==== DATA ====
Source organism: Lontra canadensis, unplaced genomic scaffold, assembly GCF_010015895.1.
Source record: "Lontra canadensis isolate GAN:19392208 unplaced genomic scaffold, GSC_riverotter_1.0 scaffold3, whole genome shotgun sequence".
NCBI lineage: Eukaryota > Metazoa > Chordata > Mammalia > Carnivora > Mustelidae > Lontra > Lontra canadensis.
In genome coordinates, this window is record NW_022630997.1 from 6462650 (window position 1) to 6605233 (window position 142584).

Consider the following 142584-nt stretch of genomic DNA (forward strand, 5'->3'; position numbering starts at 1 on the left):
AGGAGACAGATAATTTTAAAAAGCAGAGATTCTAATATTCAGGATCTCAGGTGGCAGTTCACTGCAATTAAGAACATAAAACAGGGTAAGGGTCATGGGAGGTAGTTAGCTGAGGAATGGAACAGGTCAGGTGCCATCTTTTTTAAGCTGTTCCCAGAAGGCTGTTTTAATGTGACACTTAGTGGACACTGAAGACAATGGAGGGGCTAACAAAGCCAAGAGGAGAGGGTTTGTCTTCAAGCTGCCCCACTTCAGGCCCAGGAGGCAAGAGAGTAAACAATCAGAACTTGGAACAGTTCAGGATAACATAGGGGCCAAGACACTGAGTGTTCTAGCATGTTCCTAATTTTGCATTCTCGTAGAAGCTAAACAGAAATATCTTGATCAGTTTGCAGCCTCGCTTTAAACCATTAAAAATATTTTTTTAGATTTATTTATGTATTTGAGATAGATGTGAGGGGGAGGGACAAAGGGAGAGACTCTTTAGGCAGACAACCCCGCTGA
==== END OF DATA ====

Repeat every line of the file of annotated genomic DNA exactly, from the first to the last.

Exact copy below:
Source organism: Lontra canadensis, unplaced genomic scaffold, assembly GCF_010015895.1.
Source record: "Lontra canadensis isolate GAN:19392208 unplaced genomic scaffold, GSC_riverotter_1.0 scaffold3, whole genome shotgun sequence".
NCBI lineage: Eukaryota > Metazoa > Chordata > Mammalia > Carnivora > Mustelidae > Lontra > Lontra canadensis.
In genome coordinates, this window is record NW_022630997.1 from 6462650 (window position 1) to 6605233 (window position 142584).

Consider the following 142584-nt stretch of genomic DNA (forward strand, 5'->3'; position numbering starts at 1 on the left):
AGGAGACAGATAATTTTAAAAAGCAGAGATTCTAATATTCAGGATCTCAGGTGGCAGTTCACTGCAATTAAGAACATAAAACAGGGTAAGGGTCATGGGAGGTAGTTAGCTGAGGAATGGAACAGGTCAGGTGCCATCTTTTTTAAGCTGTTCCCAGAAGGCTGTTTTAATGTGACACTTAGTGGACACTGAAGACAATGGAGGGGCTAACAAAGCCAAGAGGAGAGGGTTTGTCTTCAAGCTGCCCCACTTCAGGCCCAGGAGGCAAGAGAGTAAACAATCAGAACTTGGAACAGTTCAGGATAACATAGGGGCCAAGACACTGAGTGTTCTAGCATGTTCCTAATTTTGCATTCTCGTAGAAGCTAAACAGAAATATCTTGATCAGTTTGCAGCCTCGCTTTAAACCATTAAAAATATTTTTTTAGATTTATTTATGTATTTGAGATAGATGTGAGGGGGAGGGACAAAGGGAGAGACTCTTTAGGCAGACAACCCCGCTGA